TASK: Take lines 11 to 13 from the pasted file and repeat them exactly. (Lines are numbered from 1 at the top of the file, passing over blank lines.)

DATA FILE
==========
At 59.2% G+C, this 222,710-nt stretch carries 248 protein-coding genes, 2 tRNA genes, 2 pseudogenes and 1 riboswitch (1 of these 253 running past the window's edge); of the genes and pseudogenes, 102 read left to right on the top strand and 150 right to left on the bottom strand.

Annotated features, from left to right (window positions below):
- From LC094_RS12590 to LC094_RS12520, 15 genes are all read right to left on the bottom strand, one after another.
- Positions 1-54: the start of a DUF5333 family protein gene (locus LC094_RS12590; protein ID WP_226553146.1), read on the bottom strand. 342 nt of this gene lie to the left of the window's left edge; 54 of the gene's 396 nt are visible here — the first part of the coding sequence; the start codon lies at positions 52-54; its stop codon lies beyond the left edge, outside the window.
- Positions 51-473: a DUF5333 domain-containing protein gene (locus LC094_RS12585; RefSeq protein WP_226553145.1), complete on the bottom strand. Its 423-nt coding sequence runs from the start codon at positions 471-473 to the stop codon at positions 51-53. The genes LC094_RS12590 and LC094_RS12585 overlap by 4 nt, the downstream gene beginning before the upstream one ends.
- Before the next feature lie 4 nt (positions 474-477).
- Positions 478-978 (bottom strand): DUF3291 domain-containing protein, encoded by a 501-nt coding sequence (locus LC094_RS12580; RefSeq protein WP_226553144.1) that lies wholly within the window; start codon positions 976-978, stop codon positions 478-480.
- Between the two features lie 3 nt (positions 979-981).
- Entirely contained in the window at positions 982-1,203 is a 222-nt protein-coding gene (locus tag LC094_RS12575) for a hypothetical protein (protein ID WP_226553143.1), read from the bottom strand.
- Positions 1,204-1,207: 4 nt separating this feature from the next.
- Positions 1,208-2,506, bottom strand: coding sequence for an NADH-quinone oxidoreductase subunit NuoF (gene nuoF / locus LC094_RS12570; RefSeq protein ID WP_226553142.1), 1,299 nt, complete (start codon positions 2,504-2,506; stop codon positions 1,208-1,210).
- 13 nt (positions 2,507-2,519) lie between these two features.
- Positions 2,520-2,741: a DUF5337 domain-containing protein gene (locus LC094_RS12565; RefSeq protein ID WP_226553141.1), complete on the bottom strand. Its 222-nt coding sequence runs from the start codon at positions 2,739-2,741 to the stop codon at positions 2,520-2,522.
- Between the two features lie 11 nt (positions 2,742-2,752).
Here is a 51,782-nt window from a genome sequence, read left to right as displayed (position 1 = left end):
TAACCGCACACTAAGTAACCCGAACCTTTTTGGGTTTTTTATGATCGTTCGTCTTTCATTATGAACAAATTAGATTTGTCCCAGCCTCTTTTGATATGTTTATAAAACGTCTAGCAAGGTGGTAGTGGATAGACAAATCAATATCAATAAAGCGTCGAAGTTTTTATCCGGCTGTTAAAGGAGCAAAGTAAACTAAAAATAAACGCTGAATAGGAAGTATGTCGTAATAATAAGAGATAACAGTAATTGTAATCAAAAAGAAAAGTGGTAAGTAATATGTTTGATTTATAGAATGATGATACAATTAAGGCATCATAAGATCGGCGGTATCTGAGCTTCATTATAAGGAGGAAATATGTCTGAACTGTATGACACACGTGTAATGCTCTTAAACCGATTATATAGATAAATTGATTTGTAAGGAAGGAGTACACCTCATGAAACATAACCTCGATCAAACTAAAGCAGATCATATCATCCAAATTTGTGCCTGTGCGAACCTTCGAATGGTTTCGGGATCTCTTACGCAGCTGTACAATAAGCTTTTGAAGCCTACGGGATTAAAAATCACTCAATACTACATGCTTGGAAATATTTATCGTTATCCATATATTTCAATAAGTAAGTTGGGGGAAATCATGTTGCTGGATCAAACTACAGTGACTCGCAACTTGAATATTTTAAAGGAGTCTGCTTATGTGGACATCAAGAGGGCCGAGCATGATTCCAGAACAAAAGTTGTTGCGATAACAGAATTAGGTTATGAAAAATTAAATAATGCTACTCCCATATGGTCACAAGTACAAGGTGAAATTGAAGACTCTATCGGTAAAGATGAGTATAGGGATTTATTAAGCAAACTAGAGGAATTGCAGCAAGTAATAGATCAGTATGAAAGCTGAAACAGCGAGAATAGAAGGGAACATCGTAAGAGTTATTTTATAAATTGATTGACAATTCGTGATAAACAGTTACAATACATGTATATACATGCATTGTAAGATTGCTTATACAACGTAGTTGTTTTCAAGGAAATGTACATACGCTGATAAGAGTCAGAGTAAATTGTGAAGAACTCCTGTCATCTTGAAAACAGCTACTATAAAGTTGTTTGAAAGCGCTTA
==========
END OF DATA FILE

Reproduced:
- Positions 1,208-2,506, bottom strand: coding sequence for an NADH-quinone oxidoreductase subunit NuoF (gene nuoF / locus LC094_RS12570; RefSeq protein ID WP_226553142.1), 1,299 nt, complete (start codon positions 2,504-2,506; stop codon positions 1,208-1,210).
- 13 nt (positions 2,507-2,519) lie between these two features.
- Positions 2,520-2,741: a DUF5337 domain-containing protein gene (locus LC094_RS12565; RefSeq protein ID WP_226553141.1), complete on the bottom strand. Its 222-nt coding sequence runs from the start codon at positions 2,739-2,741 to the stop codon at positions 2,520-2,522.